While lamenting that this blog is likely to be timid, and worse, less than candid, John K., commenting at SL&P, posed a question that is a wonderful way to begin to honestly discuss the role of a federal trial judge. He wrote:
On the off chance the judge’s blog will be more candid, I’d love to get his take on plea colloquies… particularly ones in which defendants who end up with home detention/probated sentences swear prosecutors who menaced them with plausible trial-penalty threats of 30 years in prison in no way coerced them into taking the deals.
Since judges must know it’s BS, I can’t help but wonder how they rationalize their role in such a ridiculous exercise.
Sure, I know the defendant’s assertion that no one “threatened” him is BS. However, I have concluded that it is the type of BS that a trial judge must tolerate. Above all, lawyers and the clients they represent deserve predictibility. Let me explain.
First, there is legal gobbledygook that helps. The trial judge can rationalize accepting the plea by relying upon a hoary legal maxim. Roughly stated, a prosecutor does not “threaten” if he or she only promises to do what the law permits. But, this formalism is not alone sufficient to justify accepting the plea. Something more is required.
I rely upon Justice Holmes to provide that “something more.” According to Holmes, when eying what the government might do to them, “[p]eople want to know under what circumstances and how far they will run the risk of coming against what is so much stronger than themselves, and hence it becomes a business to find out when this danger is to be feared. The object of our study, then, is prediction, the prediction of the incidence of public force through the instrumentality of the courts.” Oliver Wendell Holmes, “The Path of the Law,” in Holmes, Collected Legal Papers, p. 167 (New York: Peter Smith, 1952) quoted in Bradley C. S. Watson, Oliver Wendell Holmes, Jr. and the Natural Law.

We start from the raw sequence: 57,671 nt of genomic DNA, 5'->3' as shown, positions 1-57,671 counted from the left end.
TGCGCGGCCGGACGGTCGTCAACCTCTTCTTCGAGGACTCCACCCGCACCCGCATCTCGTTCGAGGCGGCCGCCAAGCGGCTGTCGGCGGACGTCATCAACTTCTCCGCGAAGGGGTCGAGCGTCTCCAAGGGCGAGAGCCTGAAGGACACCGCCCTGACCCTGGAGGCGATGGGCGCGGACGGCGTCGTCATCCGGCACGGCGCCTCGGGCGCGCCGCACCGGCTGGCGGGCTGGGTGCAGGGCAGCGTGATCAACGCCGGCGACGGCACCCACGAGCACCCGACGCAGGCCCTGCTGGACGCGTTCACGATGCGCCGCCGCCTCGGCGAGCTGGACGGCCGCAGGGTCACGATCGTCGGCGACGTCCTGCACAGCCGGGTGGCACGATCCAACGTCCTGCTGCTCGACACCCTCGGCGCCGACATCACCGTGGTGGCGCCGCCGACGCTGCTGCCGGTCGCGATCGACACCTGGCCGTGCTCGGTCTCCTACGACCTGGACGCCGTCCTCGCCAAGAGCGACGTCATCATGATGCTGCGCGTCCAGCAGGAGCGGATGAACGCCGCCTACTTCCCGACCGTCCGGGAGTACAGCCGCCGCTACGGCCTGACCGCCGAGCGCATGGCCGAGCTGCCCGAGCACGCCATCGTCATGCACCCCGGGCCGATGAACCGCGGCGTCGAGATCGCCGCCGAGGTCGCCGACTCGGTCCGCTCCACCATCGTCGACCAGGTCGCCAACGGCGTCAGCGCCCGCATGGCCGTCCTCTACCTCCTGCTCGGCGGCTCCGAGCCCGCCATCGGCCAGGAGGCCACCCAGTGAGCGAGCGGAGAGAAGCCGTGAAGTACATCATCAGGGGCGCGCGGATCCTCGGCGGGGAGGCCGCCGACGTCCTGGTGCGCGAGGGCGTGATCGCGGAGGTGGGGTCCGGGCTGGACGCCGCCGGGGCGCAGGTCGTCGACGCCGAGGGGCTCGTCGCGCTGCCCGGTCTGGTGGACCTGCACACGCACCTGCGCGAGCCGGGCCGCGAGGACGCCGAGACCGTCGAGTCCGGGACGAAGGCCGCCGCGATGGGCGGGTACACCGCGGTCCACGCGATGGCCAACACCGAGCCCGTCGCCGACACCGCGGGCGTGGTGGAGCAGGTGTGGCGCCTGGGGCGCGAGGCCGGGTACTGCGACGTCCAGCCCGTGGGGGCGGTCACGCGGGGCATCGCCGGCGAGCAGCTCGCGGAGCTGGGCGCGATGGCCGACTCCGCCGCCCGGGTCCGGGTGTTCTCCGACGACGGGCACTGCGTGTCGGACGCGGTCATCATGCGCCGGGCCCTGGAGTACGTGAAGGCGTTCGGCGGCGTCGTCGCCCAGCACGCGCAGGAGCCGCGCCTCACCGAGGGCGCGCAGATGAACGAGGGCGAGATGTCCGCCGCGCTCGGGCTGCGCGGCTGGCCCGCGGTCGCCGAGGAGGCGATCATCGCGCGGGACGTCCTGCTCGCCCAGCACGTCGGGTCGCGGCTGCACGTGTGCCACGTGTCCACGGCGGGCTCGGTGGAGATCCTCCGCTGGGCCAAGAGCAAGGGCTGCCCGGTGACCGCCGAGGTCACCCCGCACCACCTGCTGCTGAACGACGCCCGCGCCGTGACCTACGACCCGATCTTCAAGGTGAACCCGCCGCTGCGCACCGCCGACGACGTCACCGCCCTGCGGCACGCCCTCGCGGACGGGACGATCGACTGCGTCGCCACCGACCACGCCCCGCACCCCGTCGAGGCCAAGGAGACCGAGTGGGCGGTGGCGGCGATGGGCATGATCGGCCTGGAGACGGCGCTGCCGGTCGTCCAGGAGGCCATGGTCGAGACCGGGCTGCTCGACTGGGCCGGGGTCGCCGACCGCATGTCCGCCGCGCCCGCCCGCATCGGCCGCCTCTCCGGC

A judge’s adherence to accepted legal formalisms such as “a threat is not a threat if the prosecutor only promises to do what the law permits,” allows lawyers and their clients to predict outcomes. Let me be more concrete.
Contrary legal dogma notwithstanding, if a Herculean judge were to reject the plea because the judge decided the defendant was in fact “threatened,” what would happen to the client? Because a judge generally cannot control the prosecutor’s charging decisions or make the prosecution go away, the most Hercules can practically do is set a trial. In many instances, a trial produces results far worse than the bargained for plea deal. It is, of course, possible that the defendant would be acquitted. Even so, by rejecting the plea and the formalism that it is founded upon, Hercules, the judge, wrecks havoc with the client’s desire for predictability.
Now, the foregoing rationalization for accepting the plea depends upon additional factors under Rule 11 of the Federal Rules of Criminal Procedure and the precedents of the Supreme Court. Among other things, I must satisfy myself that the defendant is truly guilty. I must satisfy myself that the defendant knows his rights (the alternatives). I must satisfy myself that the defendant is represented by competent counsel. Those, of course, are formalisms as well, but they tend to assure the procedural fairness that Holmes also insisted upon.
When it comes to determining how hard the government is going to hit you, predictability rather than uncertainty is preferable. So, John K., that is what allows me to accept pleas despite the copious amounts of BS that come with them.